Following in Their Footsteps... African Americans in the Advertising Industry (752 hits)
Despite a history of discrimination and marginalization, the African-American consumer base has always been a lucrative and influential market highly desired by leading companies. Today, Black households command $656B in earned income, and African-American ad agencies such as Burrell Communications, Uniworld Group, Carol H. Williams Advertising, and Coleman Advertising are venerable institutions in the advertising industry.
Corporate America saw the emergence of African-American advertising executives during the 1940s and 1950s, at a time when Black faces in the office were more likely to be custodians, mail clerks, or service personnel rather than account execs or analysts. Although many major firms such as GM, Philip Morris, Coca-Cola, Carnation, and Ford were early adopters of African-American targeted marketing, progress of Black professionals in these organizations came slowly and at a great cost. Despite these challenges, pioneers such as Ed Boyd (Pepsi), James Avery (Exxon Mobil), Moss Kendrix (Coca-Cola) established the presence and viability of Black marketing executives in America.
Pepsi was one of the first major American companies to make a serious investment in training and developing an African-American sales force and marketing division. Facing stiff competition from Coca-Cola in the late 1940s, Pepsi CEO Walter Mack brought on two of the nation’s most influential Black ad executives, Hennan Smith and Edward Boyd to develop and organize a sales team to increase market share in the African American community.
Their campaign was one that would make advertising history. It was one of the first targeted campaigns to African Americans that featured ad creative with positive depictions of African Americans, including profiles of famous figures such as Ralph Bunche and Gordon Parks. One famous 1947 advertisement features (future Secretary of Commerce) Ron Brown as a child. Their team of twelve Black sales executives faced many challenges and indignities, especially while traveling in the South, but were singlehandedly responsible for giving Pepsi a dominant market share in African-American concentrated markets such as Chicago. With a shoestring budget, this sales team developed relationships with both Black consumers as well as White distributors and bottlers, gaining respect from Blacks and Whites alike.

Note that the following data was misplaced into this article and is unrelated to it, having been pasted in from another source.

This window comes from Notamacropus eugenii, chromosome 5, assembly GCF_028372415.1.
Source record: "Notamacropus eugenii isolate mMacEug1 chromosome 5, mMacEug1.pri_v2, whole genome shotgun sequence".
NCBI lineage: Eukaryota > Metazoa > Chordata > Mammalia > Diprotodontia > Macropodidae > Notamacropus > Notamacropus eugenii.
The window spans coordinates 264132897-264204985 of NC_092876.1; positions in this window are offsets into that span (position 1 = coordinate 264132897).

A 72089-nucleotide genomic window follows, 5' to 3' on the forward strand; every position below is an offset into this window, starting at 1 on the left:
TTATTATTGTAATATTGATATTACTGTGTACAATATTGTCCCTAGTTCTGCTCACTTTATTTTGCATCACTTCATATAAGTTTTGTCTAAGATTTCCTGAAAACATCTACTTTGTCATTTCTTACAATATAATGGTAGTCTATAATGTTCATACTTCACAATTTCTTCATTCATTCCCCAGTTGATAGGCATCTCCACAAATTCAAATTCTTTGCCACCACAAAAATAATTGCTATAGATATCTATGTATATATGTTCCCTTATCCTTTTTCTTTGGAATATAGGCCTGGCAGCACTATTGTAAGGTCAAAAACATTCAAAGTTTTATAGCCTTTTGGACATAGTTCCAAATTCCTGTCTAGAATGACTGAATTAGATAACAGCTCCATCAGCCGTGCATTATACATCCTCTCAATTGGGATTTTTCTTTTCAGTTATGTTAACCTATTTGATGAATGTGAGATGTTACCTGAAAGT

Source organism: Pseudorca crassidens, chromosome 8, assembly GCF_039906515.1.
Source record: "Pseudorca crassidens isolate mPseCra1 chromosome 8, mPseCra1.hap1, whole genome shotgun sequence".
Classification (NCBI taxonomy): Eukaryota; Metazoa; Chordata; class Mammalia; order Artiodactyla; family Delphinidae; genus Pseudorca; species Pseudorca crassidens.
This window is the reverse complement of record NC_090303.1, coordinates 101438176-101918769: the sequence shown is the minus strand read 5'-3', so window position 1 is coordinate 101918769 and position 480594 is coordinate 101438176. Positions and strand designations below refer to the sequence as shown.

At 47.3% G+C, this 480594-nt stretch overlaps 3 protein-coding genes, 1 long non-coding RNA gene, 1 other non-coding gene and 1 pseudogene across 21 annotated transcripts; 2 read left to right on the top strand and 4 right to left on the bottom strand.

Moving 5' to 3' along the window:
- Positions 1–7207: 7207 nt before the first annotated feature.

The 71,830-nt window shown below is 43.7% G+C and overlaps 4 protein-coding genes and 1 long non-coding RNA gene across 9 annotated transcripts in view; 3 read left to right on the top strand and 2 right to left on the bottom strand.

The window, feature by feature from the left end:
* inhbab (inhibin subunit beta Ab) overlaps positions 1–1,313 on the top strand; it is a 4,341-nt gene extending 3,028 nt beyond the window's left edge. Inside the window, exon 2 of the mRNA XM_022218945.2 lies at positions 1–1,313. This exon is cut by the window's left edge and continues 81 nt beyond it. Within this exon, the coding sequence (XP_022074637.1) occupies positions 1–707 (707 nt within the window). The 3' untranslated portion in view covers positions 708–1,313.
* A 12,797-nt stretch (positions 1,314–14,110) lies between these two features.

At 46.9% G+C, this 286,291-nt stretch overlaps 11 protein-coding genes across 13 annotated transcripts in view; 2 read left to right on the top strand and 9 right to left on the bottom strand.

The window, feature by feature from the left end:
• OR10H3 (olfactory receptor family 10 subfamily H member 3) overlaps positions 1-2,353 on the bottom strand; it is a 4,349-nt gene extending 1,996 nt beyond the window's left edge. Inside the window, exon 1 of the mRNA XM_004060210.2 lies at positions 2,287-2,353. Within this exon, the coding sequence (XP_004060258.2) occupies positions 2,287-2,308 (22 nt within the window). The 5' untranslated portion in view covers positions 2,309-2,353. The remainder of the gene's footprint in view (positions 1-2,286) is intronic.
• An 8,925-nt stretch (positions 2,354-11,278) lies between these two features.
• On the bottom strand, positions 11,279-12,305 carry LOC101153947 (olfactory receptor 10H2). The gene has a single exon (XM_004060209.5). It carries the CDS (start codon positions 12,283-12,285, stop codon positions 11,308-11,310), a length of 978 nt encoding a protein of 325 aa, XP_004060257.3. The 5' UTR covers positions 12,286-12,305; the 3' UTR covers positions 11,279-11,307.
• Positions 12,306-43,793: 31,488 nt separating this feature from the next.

Another Black pioneer in advertising was Thomas Burrell, whose agency now commands over $140M in annual revenue, with clients such as McDonalds and Verizon. Despite struggling academically in college and being advised to drop out by his college advisor, Burrell instead finished school and launched a career in advertising. As a fledgling company, he managed high-profile campaigns for Marlboro, McDonalds, and Coca-Cola in the early 1970s.
His contributions set the standard for urban-targeted media, researching an consumer segment that was often defined by stereotypes and adaptation of “mainstream” marketing campaigns. Thomas Burrell has been recognized as a thought leader in not just ethnic-market advertising, but in communications and journalism as a whole.
These leaders in business paved the way for young professionals such as myself, and without their vision and sacrifice, my career would not be possible.